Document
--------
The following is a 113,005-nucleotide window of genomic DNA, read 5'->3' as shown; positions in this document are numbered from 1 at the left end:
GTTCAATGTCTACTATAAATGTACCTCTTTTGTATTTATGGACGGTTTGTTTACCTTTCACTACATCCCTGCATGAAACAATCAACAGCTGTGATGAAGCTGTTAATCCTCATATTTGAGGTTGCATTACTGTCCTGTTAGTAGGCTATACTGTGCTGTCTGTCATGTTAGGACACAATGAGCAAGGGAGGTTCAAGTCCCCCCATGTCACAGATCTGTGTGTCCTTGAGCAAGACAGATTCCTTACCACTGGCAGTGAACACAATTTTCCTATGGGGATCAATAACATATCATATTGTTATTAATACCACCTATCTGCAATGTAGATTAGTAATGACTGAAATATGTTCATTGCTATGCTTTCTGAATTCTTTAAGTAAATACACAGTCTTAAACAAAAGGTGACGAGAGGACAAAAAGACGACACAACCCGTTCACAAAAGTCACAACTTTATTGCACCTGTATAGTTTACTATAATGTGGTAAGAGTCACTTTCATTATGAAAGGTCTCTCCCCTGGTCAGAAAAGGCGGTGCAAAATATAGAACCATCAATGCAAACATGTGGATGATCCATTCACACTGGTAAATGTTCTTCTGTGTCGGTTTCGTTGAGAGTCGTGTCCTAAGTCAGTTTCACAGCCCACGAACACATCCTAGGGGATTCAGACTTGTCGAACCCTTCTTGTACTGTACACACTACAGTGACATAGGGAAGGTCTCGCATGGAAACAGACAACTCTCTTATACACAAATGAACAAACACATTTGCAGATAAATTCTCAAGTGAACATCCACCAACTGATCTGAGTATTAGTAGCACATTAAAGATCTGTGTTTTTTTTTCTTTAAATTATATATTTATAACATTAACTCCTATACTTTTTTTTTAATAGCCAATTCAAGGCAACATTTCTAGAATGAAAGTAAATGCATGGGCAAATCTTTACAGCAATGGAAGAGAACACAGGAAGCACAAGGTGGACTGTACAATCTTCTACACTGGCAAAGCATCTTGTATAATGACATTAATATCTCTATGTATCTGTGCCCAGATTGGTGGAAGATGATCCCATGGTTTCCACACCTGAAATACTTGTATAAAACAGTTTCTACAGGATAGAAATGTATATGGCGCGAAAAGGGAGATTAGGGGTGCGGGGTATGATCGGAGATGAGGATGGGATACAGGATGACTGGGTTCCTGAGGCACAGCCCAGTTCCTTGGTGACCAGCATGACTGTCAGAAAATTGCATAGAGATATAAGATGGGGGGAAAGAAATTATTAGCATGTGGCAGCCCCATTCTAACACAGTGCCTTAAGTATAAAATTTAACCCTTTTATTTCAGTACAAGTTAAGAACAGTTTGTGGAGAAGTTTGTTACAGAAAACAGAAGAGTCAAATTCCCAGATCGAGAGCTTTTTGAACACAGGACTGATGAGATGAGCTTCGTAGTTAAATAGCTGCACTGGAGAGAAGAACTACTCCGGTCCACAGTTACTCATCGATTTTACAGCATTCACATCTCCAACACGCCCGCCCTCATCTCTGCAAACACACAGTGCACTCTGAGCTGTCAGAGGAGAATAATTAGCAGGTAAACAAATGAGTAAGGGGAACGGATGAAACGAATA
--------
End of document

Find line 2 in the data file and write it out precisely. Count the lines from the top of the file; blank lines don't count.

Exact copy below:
GTTCAATGTCTACTATAAATGTACCTCTTTTGTATTTATGGACGGTTTGTTTACCTTTCACTACATCCCTGCATGAAACAATCAACAGCTGTGATGAAGCTGTTAATCCTCATATTTGAGGTTGCATTACTGTCCTGTTAGTAGGCTATACTGTGCTGTCTGTCATGTTAGGACACAATGAGCAAGGGAGGTTCAAGTCCCCCCATGTCACAGATCTGTGTGTCCTTGAGCAAGACAGATTCCTTACCACTGGCAGTGAACACAATTTTCCTATGGGGATCAATAACATATCATATTGTTATTAATACCACCTATCTGCAATGTAGATTAGTAATGACTGAAATATGTTCATTGCTATGCTTTCTGAATTCTTTAAGTAAATACACAGTCTTAAACAAAAGGTGACGAGAGGACAAAAAGACGACACAACCCGTTCACAAAAGTCACAACTTTATTGCACCTGTATAGTTTACTATAATGTGGTAAGAGTCACTTTCATTATGAAAGGTCTCTCCCCTGGTCAGAAAAGGCGGTGCAAAATATAGAACCATCAATGCAAACATGTGGATGATCCATTCACACTGGTAAATGTTCTTCTGTGTCGGTTTCGTTGAGAGTCGTGTCCTAAGTCAGTTTCACAGCCCACGAACACATCCTAGGGGATTCAGACTTGTCGAACCCTTCTTGTACTGTACACACTACAGTGACATAGGGAAGGTCTCGCATGGAAACAGACAACTCTCTTATACACAAATGAACAAACACATTTGCAGATAAATTCTCAAGTGAACATCCACCAACTGATCTGAGTATTAGTAGCACATTAAAGATCTGTGTTTTTTTTTCTTTAAATTATATATTTATAACATTAACTCCTATACTTTTTTTTTAATAGCCAATTCAAGGCAACATTTCTAGAATGAAAGTAAATGCATGGGCAAATCTTTACAGCAATGGAAGAGAACACAGGAAGCACAAGGTGGACTGTACAATCTTCTACACTGGCAAAGCATCTTGTATAATGACATTAATATCTCTATGTATCTGTGCCCAGATTGGTGGAAGATGATCCCATGGTTTCCACACCTGAAATACTTGTATAAAACAGTTTCTACAGGATAGAAATGTATATGGCGCGAAAAGGGAGATTAGGGGTGCGGGGTATGATCGGAGATGAGGATGGGATACAGGATGACTGGGTTCCTGAGGCACAGCCCAGTTCCTTGGTGACCAGCATGACTGTCAGAAAATTGCATAGAGATATAAGATGGGGGGAAAGAAATTATTAGCATGTGGCAGCCCCATTCTAACACAGTGCCTTAAGTATAAAATTTAACCCTTTTATTTCAGTACAAGTTAAGAACAGTTTGTGGAGAAGTTTGTTACAGAAAACAGAAGAGTCAAATTCCCAGATCGAGAGCTTTTTGAACACAGGACTGATGAGATGAGCTTCGTAGTTAAATAGCTGCACTGGAGAGAAGAACTACTCCGGTCCACAGTTACTCATCGATTTTACAGCATTCACATCTCCAACACGCCCGCCCTCATCTCTGCAAACACACAGTGCACTCTGAGCTGTCAGAGGAGAATAATTAGCAGGTAAACAAATGAGTAAGGGGAACGGATGAAACGAATA